Take the 2-minute tour ×
Stack Overflow is a question and answer site for professional and enthusiast programmers. It's 100% free, no registration required.

In the quickstart guide for the Google Drive API, the following function is called once the client library has loaded:

// Called when the client library is loaded to start the auth flow.
function handleClientLoad() {
    window.setTimeout(checkAuth, 1);
}

What is the purpose of calling setTimeout with a delay of 1 like this instead of just calling checkAuth immediately?

share|improve this question
    
related: stackoverflow.com/questions/1360238/… –  Felix Kling Feb 6 '13 at 23:38
add comment

3 Answers

up vote 7 down vote accepted

Javascript has asynchronous I/O (ajax/requests) as well as setTimeout and setInterval,

One use of running setTimeout with 1 milisecond (or 0) would be to tell that code to be run after the synchronous code following it. Here is an example

setTimeout(function(){
     alert("World");
},1); 
alert("Hello");

//alerts "Hello" then "World"

I wanted to keep my answer simple and to the point, if you're interested, there is more details about how setTimeout works in the MDN article about it

share|improve this answer
    
I was going to provide a link, and this proved fatal for my rep :P –  Chazt3n Feb 6 '13 at 23:20
    
Nice! Interesting! –  Web_Designer Feb 6 '13 at 23:21
add comment

By using setTimeout you allow the page to be interactive before the checkAuth function completes.

Essentially, you are preventing the checkAuth from holding up the page.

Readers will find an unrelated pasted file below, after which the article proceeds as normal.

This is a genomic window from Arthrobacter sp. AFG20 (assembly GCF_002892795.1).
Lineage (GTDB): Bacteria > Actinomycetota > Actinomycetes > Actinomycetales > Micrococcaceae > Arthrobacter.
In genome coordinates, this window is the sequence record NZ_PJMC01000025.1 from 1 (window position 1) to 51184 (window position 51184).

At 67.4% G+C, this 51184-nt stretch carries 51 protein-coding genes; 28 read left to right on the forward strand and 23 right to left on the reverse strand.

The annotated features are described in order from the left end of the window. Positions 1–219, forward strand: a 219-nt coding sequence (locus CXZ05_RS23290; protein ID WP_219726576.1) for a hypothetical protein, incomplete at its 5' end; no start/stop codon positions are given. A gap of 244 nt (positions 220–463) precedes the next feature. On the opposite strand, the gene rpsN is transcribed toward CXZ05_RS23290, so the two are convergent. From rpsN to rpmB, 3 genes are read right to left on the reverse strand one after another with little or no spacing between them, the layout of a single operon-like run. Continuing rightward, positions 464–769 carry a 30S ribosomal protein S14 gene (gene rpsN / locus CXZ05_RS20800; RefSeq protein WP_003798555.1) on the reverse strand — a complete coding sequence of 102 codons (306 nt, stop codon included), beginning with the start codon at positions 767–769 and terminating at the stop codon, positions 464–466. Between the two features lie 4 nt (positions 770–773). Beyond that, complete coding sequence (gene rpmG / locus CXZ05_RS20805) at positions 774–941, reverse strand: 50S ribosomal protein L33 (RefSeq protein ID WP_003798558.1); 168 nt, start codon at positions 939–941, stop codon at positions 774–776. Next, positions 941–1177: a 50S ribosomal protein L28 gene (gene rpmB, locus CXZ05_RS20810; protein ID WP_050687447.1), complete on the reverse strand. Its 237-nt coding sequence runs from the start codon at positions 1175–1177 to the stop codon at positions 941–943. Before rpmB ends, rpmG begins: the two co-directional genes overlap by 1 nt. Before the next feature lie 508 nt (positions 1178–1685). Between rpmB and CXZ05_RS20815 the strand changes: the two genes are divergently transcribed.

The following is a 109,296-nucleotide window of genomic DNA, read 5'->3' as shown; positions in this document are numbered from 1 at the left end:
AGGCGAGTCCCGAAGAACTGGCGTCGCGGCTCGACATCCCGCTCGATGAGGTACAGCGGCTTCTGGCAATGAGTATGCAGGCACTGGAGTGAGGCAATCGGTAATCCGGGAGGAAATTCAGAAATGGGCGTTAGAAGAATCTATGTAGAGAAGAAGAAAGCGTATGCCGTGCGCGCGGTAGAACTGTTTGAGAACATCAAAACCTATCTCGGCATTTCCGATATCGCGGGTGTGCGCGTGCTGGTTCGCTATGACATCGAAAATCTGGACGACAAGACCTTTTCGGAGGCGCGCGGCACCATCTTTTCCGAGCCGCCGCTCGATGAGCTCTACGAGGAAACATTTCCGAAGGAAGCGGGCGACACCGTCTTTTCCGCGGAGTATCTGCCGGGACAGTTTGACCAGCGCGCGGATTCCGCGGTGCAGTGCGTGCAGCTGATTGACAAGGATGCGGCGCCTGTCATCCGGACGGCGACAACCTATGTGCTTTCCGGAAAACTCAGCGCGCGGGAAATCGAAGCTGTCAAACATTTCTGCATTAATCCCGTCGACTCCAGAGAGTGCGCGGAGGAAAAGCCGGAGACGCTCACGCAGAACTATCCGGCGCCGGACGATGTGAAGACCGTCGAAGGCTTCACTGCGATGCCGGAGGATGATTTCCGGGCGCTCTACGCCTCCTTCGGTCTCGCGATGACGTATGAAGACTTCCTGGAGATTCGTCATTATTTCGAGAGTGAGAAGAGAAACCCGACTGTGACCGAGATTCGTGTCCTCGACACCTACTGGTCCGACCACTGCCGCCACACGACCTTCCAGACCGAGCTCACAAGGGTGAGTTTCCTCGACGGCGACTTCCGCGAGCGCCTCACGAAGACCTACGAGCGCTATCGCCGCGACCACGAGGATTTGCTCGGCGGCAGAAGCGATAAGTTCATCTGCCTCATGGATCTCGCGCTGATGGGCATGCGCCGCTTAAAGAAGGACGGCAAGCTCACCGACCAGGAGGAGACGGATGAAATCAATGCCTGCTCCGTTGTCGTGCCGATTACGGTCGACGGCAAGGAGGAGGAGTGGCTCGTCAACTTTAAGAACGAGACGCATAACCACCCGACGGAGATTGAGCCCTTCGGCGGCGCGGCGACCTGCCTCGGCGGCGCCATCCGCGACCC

As a side note, the minimum delay specified in the HTML5 specification is 5ms, so a wait of 1ms will actually be a wait of 5ms. If it is important for you to reclaim that time, you can achieve the same result with a 0ms delay by using window.postMessage. This was originally designed to handle cross-origin communication, but has a similar effect as setting a timeout with 0ms (which you can't do as browsers only allow 5ms - or 10ms in some older browsers).

Lastly, the timing is not guaranteed. JavaScript runs on a single thread, so when you push something out onto a timer it must wait for an opening in the execution of the rest of the JavaScript before it gets to take its turn on the thread - it doesn't run in parallel.

share|improve this answer
add comment

setTimeout(function, 1) will make function run after the current thread of execution is complete. JavaScript in a browser window runs in a single thread. So, even if the timeout is 1, it won't run until after the current execution is over. for example consider the following script:

window.setTimeout(checkAuth, 1);

// long code that takes 5 seconds to complete


function checkAuth() {
    alert("i m here!");
}

In the above example, you will see the alert after 5 seconds.

share|improve this answer
    
In javascript (with the exception of node.js child processes/threads_a_gogo, and web workers) there is only one thread of execution. –  Benjamin Gruenbaum Feb 6 '13 at 23:24
    
@BenjaminGruenbaum Well I was sure that it runs in a single thread at least in the browser, and that's what the OP is concerned about. But thanks for the info. –  Tarandeep Gill Feb 6 '13 at 23:26
add comment

Your Answer

 
discard

By posting your answer, you agree to the privacy policy and terms of service.

Not the answer you're looking for? Browse other questions tagged or ask your own question.